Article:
BYOD Disasters to Avoid [SLIDESHARE]

June 4, 2014
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Many companies are working to implement new Bring Your Own Device (BYOD) programs in their organizations. The benefits are many, from increased productivity and satisfaction from employees to lower costs for businesses. With BYOD, however, comes notable concerns and potential pitfalls that some companies have already experienced. Take a look at the infographic below for several examples of disasters that are possible with a new BYOD program.

Many companies are working to implement new Bring Your Own Device (BYOD) programs in their organizations. The benefits are many, from increased productivity and satisfaction from employees to lower costs for businesses. With BYOD, however, comes notable concerns and potential pitfalls that some companies have already experienced. Take a look at the infographic below for several examples of disasters that are possible with a new BYOD program.

Cost and Productivity

One idea behind BYOD is that it saves businesses money in the long run. However, a poorly implemented BYOD program could actually end up costing employers more than anticipated. Sometimes workers will charge the business for overly expensive data plans or they’ll make the company pay for upgrading equipment. Mobile carriers may also charge for phones that the company believes to be turned off. Productivity can sometimes take a hit as well. When workers have access to their own apps, they may end up spending more time on games or social media. Businesses may respond by blocking certain apps, but this has the potential to lead to conflict.

Legal Issues

A well thought-out BYOD program will take into account the many different regulations that govern privacy issues involving mobile devices. A program that fails to address these issues might be in for some trouble down the road. BYOD programs that aren’t kept up to date with current regulations may end up breaking the law. Privacy is always a serious issue with BYOD, especially since employees are using personal devices to access company information. Companies may wish to exert greater control over devices, but if policies go too far, they may end up infringing on employees’ rights, opening the company up to lawsuits. This should come as little surprise since surveys show most employees don’t completely trust their employer to keep their personal information private. BYOD also tends to blur the line between an employee’s work and personal life. If hourly employees end up working outside of office hours on their personal devices and overtime pay is not specifically addressed in BYOD policy, more lawsuits could result.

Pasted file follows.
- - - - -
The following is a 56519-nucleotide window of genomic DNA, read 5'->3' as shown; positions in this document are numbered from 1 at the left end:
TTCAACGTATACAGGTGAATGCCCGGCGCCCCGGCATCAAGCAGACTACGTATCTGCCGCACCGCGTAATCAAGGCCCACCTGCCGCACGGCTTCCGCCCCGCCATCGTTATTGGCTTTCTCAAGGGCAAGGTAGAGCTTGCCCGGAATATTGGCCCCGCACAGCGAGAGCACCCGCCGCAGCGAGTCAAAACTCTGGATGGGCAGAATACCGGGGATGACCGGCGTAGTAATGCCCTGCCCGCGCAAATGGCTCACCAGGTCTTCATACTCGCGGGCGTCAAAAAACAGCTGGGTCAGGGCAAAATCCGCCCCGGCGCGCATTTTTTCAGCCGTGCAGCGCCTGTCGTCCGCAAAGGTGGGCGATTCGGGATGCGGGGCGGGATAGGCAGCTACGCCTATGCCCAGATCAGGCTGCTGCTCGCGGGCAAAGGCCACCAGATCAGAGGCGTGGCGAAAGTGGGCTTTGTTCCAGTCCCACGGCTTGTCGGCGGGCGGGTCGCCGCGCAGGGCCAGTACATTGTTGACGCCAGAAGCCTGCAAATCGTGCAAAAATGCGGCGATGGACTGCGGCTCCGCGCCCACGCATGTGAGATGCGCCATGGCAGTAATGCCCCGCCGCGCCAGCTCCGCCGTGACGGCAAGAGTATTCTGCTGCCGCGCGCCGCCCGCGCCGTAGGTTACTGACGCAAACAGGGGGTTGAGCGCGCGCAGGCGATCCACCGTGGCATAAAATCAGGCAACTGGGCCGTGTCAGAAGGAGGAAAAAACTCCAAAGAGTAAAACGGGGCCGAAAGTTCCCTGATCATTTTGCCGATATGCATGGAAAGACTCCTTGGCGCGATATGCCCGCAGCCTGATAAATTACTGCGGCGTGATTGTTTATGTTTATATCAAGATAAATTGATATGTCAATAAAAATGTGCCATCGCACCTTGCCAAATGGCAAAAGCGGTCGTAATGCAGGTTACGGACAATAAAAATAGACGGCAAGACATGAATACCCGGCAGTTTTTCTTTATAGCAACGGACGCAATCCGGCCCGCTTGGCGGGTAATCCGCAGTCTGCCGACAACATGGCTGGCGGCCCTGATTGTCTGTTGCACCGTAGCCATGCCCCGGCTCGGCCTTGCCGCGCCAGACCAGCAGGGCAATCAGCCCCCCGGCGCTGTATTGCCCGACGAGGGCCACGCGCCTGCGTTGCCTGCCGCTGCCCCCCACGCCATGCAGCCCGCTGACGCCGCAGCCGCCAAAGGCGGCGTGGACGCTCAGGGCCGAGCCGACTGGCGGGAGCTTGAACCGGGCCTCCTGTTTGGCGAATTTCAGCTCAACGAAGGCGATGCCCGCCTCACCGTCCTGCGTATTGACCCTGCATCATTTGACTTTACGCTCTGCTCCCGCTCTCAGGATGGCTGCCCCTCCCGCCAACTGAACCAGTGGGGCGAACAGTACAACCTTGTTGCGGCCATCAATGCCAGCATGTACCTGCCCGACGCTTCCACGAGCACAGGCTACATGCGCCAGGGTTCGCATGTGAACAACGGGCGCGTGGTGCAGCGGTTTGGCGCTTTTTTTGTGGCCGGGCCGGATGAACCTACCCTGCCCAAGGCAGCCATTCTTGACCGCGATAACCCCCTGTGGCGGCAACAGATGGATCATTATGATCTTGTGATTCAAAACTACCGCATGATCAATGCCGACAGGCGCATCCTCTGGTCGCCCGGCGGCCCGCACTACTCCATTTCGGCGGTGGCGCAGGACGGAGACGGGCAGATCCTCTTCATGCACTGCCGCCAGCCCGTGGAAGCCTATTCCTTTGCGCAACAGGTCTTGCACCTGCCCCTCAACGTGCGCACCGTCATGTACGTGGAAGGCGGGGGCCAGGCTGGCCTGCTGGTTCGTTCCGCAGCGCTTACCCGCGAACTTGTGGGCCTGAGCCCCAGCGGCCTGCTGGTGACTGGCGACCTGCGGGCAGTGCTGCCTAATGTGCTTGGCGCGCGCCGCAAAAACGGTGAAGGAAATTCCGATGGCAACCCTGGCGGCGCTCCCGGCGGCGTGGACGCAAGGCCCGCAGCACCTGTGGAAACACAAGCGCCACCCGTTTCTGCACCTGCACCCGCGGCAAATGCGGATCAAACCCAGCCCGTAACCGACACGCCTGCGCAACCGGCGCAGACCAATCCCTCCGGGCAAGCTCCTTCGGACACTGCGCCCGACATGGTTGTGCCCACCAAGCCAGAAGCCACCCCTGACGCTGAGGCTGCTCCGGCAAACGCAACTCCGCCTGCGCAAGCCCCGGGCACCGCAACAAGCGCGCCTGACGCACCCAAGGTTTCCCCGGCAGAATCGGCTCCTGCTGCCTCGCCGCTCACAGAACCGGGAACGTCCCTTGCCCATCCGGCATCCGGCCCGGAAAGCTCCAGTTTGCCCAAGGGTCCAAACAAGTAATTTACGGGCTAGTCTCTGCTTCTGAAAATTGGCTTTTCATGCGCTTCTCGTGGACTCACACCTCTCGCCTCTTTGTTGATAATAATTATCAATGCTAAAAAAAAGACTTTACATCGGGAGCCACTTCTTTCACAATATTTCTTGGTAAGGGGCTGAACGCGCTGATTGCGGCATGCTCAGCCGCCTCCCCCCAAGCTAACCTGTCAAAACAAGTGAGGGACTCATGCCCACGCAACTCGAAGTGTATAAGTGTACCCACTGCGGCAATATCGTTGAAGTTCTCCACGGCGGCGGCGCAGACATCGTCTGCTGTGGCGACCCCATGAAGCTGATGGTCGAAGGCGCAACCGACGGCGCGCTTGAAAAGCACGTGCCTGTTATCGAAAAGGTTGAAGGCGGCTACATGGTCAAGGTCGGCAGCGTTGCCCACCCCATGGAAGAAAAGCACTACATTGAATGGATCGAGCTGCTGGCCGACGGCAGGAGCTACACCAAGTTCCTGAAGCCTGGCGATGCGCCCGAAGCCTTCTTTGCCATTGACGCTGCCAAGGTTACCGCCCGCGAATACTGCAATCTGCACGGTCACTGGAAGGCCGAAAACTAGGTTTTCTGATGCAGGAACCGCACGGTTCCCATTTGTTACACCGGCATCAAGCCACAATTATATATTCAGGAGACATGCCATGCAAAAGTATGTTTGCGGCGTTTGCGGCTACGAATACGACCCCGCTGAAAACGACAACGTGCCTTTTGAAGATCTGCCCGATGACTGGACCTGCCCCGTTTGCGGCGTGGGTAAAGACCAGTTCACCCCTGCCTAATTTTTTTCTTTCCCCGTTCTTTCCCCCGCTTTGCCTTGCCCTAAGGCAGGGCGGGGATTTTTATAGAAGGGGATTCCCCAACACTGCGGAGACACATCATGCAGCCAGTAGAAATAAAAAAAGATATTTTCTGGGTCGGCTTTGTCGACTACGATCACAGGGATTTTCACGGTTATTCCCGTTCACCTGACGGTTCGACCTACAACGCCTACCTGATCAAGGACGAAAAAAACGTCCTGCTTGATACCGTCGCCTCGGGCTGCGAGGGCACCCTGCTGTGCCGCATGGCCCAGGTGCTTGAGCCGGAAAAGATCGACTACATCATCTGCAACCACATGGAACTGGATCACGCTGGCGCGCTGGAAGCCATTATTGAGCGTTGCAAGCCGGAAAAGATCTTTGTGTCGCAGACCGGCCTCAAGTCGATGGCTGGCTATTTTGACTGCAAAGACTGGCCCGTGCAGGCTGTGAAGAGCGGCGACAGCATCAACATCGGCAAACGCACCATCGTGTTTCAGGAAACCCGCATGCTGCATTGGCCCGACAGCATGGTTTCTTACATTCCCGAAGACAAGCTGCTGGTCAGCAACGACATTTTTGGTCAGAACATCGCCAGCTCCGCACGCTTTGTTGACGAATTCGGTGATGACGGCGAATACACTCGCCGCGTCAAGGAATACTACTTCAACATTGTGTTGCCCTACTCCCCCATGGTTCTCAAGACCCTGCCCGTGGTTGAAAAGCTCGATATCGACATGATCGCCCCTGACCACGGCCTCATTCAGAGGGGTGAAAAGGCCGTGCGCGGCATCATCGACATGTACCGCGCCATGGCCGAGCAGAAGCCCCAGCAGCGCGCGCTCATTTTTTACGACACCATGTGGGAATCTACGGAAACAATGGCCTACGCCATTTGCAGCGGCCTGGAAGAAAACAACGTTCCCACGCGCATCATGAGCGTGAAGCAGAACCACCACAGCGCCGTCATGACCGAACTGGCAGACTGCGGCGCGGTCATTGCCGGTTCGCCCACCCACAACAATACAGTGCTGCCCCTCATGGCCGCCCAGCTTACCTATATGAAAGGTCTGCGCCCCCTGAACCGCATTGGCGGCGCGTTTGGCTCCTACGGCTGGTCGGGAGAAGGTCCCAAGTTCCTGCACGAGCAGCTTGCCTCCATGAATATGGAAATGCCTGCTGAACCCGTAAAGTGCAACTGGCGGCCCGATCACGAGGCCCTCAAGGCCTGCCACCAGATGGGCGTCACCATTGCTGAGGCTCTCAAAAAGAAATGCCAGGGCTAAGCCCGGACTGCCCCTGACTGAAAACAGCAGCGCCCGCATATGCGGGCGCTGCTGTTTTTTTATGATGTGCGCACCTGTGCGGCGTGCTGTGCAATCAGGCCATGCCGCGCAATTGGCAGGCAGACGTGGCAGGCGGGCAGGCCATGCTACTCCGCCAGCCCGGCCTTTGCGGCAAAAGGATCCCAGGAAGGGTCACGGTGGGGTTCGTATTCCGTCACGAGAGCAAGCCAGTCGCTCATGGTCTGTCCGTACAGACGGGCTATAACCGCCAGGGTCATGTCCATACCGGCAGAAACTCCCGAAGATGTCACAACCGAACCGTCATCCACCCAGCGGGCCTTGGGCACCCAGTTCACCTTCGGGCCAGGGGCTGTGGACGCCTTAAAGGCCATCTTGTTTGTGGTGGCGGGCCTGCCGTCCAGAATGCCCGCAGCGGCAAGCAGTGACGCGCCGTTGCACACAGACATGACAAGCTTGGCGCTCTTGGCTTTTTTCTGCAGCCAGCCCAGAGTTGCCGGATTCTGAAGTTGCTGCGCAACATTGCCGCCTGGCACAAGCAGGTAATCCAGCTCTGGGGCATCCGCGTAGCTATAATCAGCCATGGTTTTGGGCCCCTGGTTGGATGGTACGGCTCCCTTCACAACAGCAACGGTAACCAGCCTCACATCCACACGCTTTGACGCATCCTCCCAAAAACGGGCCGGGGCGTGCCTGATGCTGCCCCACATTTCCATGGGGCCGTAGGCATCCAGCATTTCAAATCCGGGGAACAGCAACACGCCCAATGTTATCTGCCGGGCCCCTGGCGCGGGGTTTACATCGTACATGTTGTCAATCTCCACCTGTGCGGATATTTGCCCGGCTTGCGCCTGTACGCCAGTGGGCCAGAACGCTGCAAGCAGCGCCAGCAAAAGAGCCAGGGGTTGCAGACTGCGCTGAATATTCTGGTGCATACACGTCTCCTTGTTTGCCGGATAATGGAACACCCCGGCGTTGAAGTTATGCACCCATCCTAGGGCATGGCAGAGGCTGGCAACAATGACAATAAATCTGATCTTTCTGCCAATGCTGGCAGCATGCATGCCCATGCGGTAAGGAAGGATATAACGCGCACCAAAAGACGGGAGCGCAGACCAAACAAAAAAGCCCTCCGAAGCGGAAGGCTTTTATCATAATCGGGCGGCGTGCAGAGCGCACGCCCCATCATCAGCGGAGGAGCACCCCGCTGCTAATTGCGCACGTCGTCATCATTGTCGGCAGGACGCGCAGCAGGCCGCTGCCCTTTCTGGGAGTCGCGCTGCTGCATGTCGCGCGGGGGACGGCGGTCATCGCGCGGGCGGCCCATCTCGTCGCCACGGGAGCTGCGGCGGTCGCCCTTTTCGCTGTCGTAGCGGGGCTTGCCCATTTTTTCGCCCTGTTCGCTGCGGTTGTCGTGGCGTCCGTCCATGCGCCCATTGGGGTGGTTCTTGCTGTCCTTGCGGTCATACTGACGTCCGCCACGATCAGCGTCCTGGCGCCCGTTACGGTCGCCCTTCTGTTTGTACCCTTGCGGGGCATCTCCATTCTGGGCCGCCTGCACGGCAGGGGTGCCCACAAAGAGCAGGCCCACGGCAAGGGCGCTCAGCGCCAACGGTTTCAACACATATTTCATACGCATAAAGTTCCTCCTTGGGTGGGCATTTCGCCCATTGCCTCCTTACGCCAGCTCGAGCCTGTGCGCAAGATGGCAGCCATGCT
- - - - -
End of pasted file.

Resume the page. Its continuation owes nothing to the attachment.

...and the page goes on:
Security and Data Concerns

Securing valuable business data should be a high priority for any company implementing a BYOD program. For those that neglect this important issue, they could end up facing much bigger problems. Data is often at risk of being lost or stolen under some BYOD policies. Many companies use cloud storage, which places the data out of the company’s hands. Devices that are lost and go unreported are also prone to losing data. Another major concern deals with the higher risk of viruses and hackings. Since employees bring in their own devices, some devices may not be secure enough, opening up the possibility for the spread of a virus or for hackers to acquire secure company information.

Businesses need to know how to handle these problems before a BYOD program is made a reality. With proper preparation, many of these challenges will either fail to materialize or will prove easy to overcome. The key is knowing how to address the issues ahead of time. For more of the latest technology news, check out Tech Page One.